Good Morning
Good Morning
Long IslandNassau

Oyster Bay town board won't pay Venditto's legal fees in civil case

The Town of Oyster Bay held a public

The Town of Oyster Bay held a public meeting Tuesday evening. Credit: Danielle Silverman

The Oyster Bay Town Board voted down a resolution Tuesday night to pay former Town Supervisor John Venditto’s legal fees in a civil case brought by the Securities and Exchange Commission last year.

Three board members and Supervisor Joseph Saladino voted against the resolution. Councilman Joseph Muscarella cast the lone vote in favor while Councilwoman Rebecca Alesia abstained and Councilman Anthony Macagnone recused himself.

Venditto, who was acquitted on federal corruption charges last month, was named as a co-defendant along with the town in a securities fraud suit brought by the SEC in November for not disclosing loan guarantees to bond investors and for allegedly making “materially misleading” statements about them when they were first disclosed in 2015.

The SEC trial was put on hold until the conclusion of Venditto’s corruption trial in U.S. Eastern District Court in Central Islip. In that trial, Venditto had been accused of accepting bribes and kickbacks in return for helping former concessionaire Harendra Singh obtain $20 million in loan guarantees.

The resolution voted down Tuesday would have authorized the town to pay Manhattan-based Brafman & Associates, P.C. an initial amount of up to $50,000 for legal expenses incurred since May 24. Venditto would have continued with the two lawyers who defended him in the criminal trial — Marc Agnifilo at $850 an hour and Joshua Kirshner at $650 an hour.

Agnifilo did not return a request for comment Tuesday.

Before the vote Syosset resident Kevin McKenna urged the board to delay voting on the legal fees.

“A vote against it is just going to trigger a lawsuit,” McKenna told the board. “The town and the public is going to lose.”

Sea Cliff resident Arthur Adelman said the board should vote it down because of the cost.

“$850 for Mr. Venditto’s attorney is outrageous,” Adelman told the board.

The board did pass two resolutions Tuesday also related to the loan guarantees.

The town board approved filing a civil lawsuit against former town attorney Leonard Genova for his role in the loan guarantees. Genova, who was Venditto’s longtime right-hand man, received immunity from criminal prosecution for agreeing to testify against Venditto.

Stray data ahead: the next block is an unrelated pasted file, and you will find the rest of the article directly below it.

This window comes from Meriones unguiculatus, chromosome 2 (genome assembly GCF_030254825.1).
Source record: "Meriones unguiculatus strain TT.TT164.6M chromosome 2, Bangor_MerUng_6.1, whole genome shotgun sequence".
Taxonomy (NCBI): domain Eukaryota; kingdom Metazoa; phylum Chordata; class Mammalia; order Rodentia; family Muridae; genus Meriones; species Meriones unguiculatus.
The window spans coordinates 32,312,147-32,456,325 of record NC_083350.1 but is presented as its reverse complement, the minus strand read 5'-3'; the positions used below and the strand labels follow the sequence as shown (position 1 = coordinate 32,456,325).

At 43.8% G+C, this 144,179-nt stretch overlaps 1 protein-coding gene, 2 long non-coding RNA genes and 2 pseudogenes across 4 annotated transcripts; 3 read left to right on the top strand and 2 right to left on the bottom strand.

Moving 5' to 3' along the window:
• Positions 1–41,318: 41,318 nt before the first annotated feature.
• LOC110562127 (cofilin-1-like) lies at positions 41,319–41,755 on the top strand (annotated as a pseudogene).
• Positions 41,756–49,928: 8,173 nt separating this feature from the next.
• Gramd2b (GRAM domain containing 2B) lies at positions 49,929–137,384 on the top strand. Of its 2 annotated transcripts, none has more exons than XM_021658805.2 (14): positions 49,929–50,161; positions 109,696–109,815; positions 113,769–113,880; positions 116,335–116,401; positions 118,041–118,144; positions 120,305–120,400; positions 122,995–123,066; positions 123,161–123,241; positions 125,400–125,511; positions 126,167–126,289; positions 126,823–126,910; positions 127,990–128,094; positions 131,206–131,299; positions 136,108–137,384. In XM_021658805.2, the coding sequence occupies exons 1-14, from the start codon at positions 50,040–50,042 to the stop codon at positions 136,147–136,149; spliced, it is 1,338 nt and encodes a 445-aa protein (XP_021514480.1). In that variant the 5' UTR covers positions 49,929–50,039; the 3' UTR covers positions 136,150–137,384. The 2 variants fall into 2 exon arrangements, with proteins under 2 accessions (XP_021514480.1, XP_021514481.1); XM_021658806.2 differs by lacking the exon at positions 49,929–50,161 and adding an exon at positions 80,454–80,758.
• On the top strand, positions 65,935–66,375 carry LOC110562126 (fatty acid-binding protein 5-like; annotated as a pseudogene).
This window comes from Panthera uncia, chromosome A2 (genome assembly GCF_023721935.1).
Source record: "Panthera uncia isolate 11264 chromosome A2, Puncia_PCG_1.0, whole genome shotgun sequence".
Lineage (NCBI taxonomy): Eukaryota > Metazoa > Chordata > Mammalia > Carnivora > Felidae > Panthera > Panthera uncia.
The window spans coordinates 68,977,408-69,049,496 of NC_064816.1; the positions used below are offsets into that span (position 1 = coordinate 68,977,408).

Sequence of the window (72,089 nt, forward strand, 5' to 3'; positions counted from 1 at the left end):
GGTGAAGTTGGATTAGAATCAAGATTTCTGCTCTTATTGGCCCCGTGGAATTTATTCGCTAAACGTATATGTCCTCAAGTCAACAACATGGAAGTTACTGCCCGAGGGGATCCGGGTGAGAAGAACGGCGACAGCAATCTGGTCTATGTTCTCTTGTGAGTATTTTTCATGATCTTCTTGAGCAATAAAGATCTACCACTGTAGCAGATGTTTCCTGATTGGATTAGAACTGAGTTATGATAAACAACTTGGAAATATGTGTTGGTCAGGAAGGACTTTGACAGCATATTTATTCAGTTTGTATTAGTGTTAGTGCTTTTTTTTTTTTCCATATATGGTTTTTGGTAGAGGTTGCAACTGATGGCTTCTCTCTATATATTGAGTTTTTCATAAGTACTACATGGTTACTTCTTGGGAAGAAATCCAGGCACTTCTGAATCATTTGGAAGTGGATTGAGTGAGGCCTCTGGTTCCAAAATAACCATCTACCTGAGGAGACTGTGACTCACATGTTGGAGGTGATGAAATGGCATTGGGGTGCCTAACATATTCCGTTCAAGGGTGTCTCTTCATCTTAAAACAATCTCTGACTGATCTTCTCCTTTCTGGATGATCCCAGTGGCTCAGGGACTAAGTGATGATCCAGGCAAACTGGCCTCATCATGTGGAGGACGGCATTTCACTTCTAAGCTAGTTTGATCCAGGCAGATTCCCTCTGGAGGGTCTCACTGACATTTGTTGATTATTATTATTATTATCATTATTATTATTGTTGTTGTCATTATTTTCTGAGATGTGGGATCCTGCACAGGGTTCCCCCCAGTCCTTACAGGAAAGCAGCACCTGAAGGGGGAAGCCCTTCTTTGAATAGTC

Genova testified that town officials knew about the loan guarantees and covered them up, contrary to what Venditto and town officials told the public and bond investors.

The town has not released a civil complaint against Genova.

Genova’s attorney, Nicholas Gravante, said Tuesday that his client would respond to any allegations by the town “forcefully yet appropriately.”

The town board also approved an $11,918.40 payment on transcripts it bought from the criminal trial, which totaled 9,932 pages at $1.20 per page.

In the weeks following Venditto’s acquittal, Oyster Bay Town Attorney Joseph Nocella, who attended the trial, has declined to answer questions about whether the town would be on the hook to pay for the former supervisor’s legal costs in the SEC case.

In a June 21 memorandum signed on Nocella’s behalf by Deputy Town Attorney Matthew Rozea, the town attorney’s office concluded that, “Mr. Venditto is entitled to representation of counsel of his choosing” and that the town will pay that counsel “reasonable attorney’s fees and litigation expenses.”

“Given the complexity of the matter, the office of the town attorney cannot provide Mr. Venditto’s defense through ‘in house’ counsel,” the memo stated.

The memo cited state law that said the town “shall provide for the defense of the employee in any civil action or proceeding in any state or federal court arising out of any alleged act or omission which occurred or is alleged in the complaint to have occurred while the employee was exercising or performing, or, in good faith, purporting to exercise or perform his powers and duties within the scope of his public employment.”

Nassau top stories